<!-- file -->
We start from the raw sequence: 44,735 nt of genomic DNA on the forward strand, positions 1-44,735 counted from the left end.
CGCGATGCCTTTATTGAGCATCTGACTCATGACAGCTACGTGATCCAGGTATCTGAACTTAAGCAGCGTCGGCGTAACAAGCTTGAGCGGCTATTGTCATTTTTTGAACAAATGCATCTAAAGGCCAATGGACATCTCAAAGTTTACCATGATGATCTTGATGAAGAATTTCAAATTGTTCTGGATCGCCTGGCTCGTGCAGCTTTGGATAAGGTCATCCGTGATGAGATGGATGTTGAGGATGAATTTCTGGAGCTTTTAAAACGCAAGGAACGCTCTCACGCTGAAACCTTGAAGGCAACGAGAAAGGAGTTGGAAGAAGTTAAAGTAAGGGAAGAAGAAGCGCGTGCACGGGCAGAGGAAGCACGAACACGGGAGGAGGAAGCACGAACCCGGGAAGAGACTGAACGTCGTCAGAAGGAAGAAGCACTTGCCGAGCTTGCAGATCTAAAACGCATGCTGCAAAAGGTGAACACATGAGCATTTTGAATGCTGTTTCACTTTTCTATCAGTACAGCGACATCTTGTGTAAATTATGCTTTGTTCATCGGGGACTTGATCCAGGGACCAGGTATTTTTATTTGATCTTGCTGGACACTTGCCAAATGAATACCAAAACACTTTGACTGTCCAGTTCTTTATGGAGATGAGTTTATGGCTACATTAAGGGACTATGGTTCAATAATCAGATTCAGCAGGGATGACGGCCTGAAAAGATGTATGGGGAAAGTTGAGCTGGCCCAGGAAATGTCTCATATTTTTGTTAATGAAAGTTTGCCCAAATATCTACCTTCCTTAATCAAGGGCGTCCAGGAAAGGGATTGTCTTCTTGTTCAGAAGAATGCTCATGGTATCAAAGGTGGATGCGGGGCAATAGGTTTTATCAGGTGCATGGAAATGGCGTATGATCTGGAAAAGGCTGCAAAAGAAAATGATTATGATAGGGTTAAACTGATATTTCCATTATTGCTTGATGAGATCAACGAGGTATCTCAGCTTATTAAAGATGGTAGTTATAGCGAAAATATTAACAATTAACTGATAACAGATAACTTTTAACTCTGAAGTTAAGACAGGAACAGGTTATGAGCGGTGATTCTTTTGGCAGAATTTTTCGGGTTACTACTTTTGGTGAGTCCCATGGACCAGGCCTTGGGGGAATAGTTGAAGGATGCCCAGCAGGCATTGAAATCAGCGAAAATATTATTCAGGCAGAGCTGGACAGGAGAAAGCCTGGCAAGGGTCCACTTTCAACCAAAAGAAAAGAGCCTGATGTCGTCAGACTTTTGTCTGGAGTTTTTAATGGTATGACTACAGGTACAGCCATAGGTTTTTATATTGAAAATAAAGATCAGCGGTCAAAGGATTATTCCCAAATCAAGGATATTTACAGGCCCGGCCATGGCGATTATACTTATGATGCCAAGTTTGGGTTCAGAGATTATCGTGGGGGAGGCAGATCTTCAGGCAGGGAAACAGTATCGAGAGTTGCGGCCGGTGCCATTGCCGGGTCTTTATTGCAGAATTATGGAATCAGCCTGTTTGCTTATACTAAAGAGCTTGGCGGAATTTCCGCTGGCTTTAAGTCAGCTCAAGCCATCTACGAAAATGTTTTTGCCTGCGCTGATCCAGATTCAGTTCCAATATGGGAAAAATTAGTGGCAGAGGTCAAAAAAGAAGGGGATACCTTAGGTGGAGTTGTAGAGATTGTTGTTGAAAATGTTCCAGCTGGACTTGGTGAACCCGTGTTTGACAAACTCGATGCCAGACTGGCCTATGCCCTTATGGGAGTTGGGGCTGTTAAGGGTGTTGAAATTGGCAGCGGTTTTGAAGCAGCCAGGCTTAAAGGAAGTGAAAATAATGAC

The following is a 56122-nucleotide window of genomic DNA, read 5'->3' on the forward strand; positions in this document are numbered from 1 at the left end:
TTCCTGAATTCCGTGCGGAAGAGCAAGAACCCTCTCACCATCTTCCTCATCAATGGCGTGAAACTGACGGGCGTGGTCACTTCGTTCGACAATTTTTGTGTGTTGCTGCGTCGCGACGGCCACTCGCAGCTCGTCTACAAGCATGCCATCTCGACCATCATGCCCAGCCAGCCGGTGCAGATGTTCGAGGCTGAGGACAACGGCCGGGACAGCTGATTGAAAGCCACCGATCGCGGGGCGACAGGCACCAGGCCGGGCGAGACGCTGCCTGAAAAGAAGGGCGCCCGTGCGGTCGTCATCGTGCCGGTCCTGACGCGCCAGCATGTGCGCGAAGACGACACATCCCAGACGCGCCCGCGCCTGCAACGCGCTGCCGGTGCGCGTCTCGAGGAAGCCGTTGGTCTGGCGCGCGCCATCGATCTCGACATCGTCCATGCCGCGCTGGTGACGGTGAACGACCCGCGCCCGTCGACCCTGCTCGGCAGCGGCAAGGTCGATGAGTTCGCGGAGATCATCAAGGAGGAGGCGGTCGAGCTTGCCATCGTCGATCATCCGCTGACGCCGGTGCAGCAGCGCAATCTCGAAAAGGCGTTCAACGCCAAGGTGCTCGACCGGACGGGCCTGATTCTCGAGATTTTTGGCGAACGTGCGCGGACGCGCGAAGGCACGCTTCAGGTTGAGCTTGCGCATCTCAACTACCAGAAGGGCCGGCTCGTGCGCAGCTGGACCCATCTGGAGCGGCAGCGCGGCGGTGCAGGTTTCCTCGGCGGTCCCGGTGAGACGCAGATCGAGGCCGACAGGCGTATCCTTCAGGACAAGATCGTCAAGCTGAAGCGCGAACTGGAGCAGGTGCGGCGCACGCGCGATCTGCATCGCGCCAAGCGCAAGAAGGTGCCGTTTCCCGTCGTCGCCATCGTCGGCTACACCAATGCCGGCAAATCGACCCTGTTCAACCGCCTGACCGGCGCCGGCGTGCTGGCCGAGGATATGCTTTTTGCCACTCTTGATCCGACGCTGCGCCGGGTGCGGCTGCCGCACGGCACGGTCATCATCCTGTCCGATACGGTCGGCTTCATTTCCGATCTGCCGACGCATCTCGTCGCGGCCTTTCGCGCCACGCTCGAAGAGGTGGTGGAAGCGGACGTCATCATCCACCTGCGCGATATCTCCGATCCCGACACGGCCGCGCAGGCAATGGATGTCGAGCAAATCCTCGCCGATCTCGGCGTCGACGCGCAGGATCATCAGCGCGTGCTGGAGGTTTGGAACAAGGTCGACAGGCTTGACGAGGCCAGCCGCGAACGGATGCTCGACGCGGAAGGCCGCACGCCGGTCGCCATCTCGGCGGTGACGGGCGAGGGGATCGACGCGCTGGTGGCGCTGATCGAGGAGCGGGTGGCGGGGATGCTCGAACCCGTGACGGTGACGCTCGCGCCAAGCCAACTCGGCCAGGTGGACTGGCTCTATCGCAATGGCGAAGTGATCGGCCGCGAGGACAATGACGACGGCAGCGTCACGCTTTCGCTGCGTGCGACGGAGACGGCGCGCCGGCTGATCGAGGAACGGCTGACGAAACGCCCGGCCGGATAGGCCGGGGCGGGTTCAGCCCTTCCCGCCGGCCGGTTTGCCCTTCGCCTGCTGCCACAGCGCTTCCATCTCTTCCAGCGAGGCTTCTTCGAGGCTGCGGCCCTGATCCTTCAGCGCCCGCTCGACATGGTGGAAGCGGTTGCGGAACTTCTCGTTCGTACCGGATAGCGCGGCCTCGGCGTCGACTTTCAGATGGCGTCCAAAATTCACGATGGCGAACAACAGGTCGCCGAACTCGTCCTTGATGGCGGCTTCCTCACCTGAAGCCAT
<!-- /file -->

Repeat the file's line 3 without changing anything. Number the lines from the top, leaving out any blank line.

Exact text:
The following is a 56122-nucleotide window of genomic DNA, read 5'->3' on the forward strand; positions in this document are numbered from 1 at the left end: